Good thing no one had an iPhone 5 before they queued up in line to wait for the iPhone 5 to go on sale this morning. That’s because the iPhone 5 comes with Apple’s new Maps program, which is borderline unusable. All those poor Apple fans would never have found their local Apple Store! What they can do with Maps, however, is look at pretty but completely useless “fly-by” views of locations, which show what these places look like from a plane, at an angle. Which, as you know, is exactly what you need when you’re driving or walking. I’ve often argued that Apple is all about form over function, but Maps brings this silliness to a new, stupefying level. At least you’ll have something pretty to look at when you walk around, hopelessly lost. Which, when you think about it, is exactly how many iPhone users appear to others already.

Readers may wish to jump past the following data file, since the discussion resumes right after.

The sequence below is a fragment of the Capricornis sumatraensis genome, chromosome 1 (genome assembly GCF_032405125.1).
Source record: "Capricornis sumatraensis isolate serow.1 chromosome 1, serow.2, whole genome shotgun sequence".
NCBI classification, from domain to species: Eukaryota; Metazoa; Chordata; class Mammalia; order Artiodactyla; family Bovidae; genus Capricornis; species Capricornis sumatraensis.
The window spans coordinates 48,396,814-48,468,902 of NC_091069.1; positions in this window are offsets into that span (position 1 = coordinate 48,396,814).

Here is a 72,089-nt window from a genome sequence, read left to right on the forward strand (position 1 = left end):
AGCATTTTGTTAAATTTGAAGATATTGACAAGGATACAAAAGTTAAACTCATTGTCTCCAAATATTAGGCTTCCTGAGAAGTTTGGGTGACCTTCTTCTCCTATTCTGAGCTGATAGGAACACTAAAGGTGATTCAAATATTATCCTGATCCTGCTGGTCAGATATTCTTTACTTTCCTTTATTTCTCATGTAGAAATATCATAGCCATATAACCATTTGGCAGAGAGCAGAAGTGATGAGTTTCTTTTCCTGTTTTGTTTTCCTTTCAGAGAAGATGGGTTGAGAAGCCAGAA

iPhone Sets Another Record: $6 Billion in Repair Costs

Which is interesting, because I noticed two people with broken iPhone screens on the train ride home from New York this week. (I’ve never experienced a broken screen with various Windows Phone devices, and I drop these things all the time.) Consumer electronics protection plan provider SquareTrade released a study this week claiming that iPhone users in the United States alone have racked up almost $6 billion in screen-repair fees since the product’s launch in 2007. It seems you can crack the screen on the notoriously delicate device simply by looking at it the wrong way, and this leads me to wonder if a huge chunk of iPhone “sales” are in fact overly loyal customers buying second and third replacements for broken phones—a theory that would more than somewhat contradict Apple fans’ claims of design superiority. Actually, it’s not a theory: According to SquareTrade, a full 30 percent of iPhone owners damaged their precious devices just last year. I’m sure the taller iPhone 5 can beat that record, too.

Swiss Federal Railways Learns the Hard Way that Apple Has Never had an Original iDea